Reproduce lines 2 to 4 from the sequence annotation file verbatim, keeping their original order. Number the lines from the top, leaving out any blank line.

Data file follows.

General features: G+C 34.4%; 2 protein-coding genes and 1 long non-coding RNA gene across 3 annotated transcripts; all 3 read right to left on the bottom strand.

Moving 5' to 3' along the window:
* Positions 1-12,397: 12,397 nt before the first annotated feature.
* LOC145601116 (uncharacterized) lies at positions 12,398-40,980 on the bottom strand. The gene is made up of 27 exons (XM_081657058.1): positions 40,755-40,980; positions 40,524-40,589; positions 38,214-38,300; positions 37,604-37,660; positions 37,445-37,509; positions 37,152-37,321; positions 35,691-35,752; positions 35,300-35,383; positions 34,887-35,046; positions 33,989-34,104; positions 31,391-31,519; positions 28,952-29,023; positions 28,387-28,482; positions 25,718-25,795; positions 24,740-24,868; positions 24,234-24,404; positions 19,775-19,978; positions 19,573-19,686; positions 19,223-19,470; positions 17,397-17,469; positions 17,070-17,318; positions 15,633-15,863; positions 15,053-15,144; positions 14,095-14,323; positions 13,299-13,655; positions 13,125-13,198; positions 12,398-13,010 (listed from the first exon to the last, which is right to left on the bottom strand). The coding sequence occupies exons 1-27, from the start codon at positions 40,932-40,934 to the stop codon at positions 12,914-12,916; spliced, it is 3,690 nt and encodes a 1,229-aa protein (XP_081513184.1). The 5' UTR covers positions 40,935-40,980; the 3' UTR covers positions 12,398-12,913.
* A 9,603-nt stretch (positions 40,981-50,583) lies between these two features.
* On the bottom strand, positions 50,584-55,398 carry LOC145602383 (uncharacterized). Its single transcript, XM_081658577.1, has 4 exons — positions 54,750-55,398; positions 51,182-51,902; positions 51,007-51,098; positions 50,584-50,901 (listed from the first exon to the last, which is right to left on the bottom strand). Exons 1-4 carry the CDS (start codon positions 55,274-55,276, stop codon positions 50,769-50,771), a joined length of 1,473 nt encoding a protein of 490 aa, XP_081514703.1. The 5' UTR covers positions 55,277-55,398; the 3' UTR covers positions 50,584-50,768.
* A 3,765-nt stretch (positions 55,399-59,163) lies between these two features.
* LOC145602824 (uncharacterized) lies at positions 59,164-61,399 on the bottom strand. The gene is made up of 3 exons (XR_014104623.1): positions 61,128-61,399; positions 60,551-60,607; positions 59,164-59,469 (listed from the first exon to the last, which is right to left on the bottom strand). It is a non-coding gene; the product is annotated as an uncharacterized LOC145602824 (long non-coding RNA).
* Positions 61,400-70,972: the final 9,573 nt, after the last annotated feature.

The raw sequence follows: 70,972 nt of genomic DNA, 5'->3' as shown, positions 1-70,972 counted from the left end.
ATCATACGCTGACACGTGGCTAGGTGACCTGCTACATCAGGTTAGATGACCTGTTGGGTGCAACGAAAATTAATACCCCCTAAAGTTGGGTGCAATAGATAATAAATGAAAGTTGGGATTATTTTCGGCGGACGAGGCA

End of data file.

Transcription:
Moving 5' to 3' along the window:
* Positions 1-12,397: 12,397 nt before the first annotated feature.
* LOC145601116 (uncharacterized) lies at positions 12,398-40,980 on the bottom strand. The gene is made up of 27 exons (XM_081657058.1): positions 40,755-40,980; positions 40,524-40,589; positions 38,214-38,300; positions 37,604-37,660; positions 37,445-37,509; positions 37,152-37,321; positions 35,691-35,752; positions 35,300-35,383; positions 34,887-35,046; positions 33,989-34,104; positions 31,391-31,519; positions 28,952-29,023; positions 28,387-28,482; positions 25,718-25,795; positions 24,740-24,868; positions 24,234-24,404; positions 19,775-19,978; positions 19,573-19,686; positions 19,223-19,470; positions 17,397-17,469; positions 17,070-17,318; positions 15,633-15,863; positions 15,053-15,144; positions 14,095-14,323; positions 13,299-13,655; positions 13,125-13,198; positions 12,398-13,010 (listed from the first exon to the last, which is right to left on the bottom strand). The coding sequence occupies exons 1-27, from the start codon at positions 40,932-40,934 to the stop codon at positions 12,914-12,916; spliced, it is 3,690 nt and encodes a 1,229-aa protein (XP_081513184.1). The 5' UTR covers positions 40,935-40,980; the 3' UTR covers positions 12,398-12,913.